What Is "Implied Covenant of Quiet Enjoyment"?

What Is "Implied Covenant of Quiet Enjoyment"?

Aug. 10, 2021

What Is "Implied Covenant of Quiet Enjoyment"?



When a tenant signs a lease, they automatically gain rights to certain things. And, among these things is the right to live in privacy. Under the implied covenant of quiet enjoyment, you have a responsibility to maintain a tranquil environment that your tenant can reasonably use and enjoy.

The implied covenant of quiet enjoyment is a foundational concept built into every tenancy agreement. It exists whether or not it’s stated on the lease or rental agreement.

As a landlord, understanding what this law entails is key to running a successful rental investment. Why? Because, if you fail to observe it, you risk several potential ramifications.

For one, your tenant may be able to sue for money damages amounting to a partial or full refund of rent during the entire time the violation has been there. And two, your tenant could also have the legal justification to move out without further obligations to the lease.

While landlords have a right to enter rented premises, they must strictly adhere to the landlord-tenant law. In Florida, landlords must provide their tenants with a notice of at least 12 hours prior to entering the rental property. It also goes without saying that the reason and timing of entry must be practical, as well.

What Does the Term “Implied” in “Implied Covenant” Mean?

When a covenant is “implied”, it basically means that it doesn’t have to be necessarily stated in the lease agreement. So, as we’ve mentioned, tenants get to enjoy this right regardless of whether it’s written in their lease or not.

implied covenant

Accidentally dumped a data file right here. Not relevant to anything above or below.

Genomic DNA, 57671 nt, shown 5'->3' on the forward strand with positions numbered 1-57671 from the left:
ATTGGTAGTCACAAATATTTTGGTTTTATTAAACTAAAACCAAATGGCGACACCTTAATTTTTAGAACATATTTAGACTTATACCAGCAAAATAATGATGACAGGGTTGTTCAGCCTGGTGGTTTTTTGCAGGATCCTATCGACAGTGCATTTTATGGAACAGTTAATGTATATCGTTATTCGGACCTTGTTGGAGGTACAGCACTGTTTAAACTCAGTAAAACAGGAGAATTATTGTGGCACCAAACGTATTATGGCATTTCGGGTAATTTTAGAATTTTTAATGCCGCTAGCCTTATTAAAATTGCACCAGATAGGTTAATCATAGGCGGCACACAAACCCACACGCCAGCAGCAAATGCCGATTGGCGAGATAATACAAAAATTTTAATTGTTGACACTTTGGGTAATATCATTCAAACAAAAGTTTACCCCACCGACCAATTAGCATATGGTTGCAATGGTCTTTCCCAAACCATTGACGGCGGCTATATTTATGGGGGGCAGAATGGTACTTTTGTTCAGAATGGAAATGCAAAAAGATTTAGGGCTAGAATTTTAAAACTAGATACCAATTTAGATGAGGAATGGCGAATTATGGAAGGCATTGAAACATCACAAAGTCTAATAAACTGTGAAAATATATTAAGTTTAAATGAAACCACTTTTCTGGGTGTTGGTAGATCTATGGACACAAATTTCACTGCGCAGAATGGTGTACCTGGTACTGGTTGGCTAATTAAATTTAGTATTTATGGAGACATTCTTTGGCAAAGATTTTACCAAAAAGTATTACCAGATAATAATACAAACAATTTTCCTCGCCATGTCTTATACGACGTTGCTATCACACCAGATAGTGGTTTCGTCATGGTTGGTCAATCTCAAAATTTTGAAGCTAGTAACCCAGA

Furthermore, it’s unlawful for landlords to have their tenants waive this fundamental right.

What About “Quiet Enjoyment” – What Does It Mean?

The definition of “Quiet Enjoyment” isn’t straightforward. That’s because no two situations are ever the same. In addition, the two terms - “quiet” and “enjoyment” – are relative.

Generally speaking though, “quiet enjoyment” simply means that landlords must ensure their tenants live in peace, away from any unreasonable disruptions. The following are some examples of “unreasonable disruptions” to a tenant’s quiet enjoyment:

There are, however, some disruptions to a tenant’s “quiet enjoyment” that may be reasonable. For example:

What Does the Covenant of Quiet Enjoyment Protect?

As previously mentioned, the covenant of quiet enjoyment protects tenants from unnecessary disturbance. Note, however, that the covenant isn’t a promise to your tenants that you’ll prevent all noise disruptions on their premises

implied covenant of quiet enjoyment



That said, it’s your responsibility to ensure that any noise disruptions don’t grow to a level where your tenant is unable to use the property for its intended purpose. The following are the five basic tenant rights that the covenant of quiet enjoyment provides tenants with:

proper tenant treatment

When Does a Landlord Have a Right of Entry?

About 50 percent of all the states in the U.S. have laws that specify the circumstances under which a landlord can enter their tenant’s rented premises, and Florida is no different. Some common reasons for landlord entry include, right to:

On top of the aforementioned 12 hours notice, your entry times must be reasonable as well.


Bottom Line


There are many nuances to the implied covenant of quiet enjoyment. It can sometimes be tricky for landlords to know what they can or can’t do when many of these elements aren’t outlined in the lease.

Do you feel like you need help with all the needed knowledge that comes with managing a rental property? If you do, Innovative Property Solutions can help! Our property managers are experienced and knowledgeable about all Florida landlord-tenant laws.

Innovative Property Solutions

8833 Perimeter Park Blvd Suite 301, Jacksonville, FL 32216

(904) 321-9020

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